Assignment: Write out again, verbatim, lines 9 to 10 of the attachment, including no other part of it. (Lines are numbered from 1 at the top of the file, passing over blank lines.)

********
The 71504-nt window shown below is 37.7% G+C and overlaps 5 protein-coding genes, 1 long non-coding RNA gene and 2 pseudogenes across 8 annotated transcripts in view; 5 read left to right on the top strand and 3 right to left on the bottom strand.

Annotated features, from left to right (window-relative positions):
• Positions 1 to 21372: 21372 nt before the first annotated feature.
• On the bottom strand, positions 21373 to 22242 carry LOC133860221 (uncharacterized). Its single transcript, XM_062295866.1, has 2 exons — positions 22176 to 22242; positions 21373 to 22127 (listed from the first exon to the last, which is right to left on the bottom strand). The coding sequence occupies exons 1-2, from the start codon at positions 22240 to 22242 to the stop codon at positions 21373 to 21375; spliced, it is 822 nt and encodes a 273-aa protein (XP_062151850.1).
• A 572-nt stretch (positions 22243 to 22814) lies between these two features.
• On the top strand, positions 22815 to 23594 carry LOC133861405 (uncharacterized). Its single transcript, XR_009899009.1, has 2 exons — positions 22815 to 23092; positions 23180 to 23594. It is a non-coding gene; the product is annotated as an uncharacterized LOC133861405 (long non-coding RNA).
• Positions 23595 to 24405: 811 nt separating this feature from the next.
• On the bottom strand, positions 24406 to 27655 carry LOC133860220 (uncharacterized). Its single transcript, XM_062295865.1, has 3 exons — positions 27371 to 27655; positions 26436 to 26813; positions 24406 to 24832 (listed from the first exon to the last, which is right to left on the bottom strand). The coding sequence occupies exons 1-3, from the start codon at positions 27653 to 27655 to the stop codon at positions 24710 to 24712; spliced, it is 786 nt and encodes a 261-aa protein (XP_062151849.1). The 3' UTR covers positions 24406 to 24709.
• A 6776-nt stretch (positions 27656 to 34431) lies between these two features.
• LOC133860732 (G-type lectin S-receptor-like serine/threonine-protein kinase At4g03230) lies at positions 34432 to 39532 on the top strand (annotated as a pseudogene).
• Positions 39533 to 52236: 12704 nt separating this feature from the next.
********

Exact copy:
• A 6776-nt stretch (positions 27656 to 34431) lies between these two features.
• LOC133860732 (G-type lectin S-receptor-like serine/threonine-protein kinase At4g03230) lies at positions 34432 to 39532 on the top strand (annotated as a pseudogene).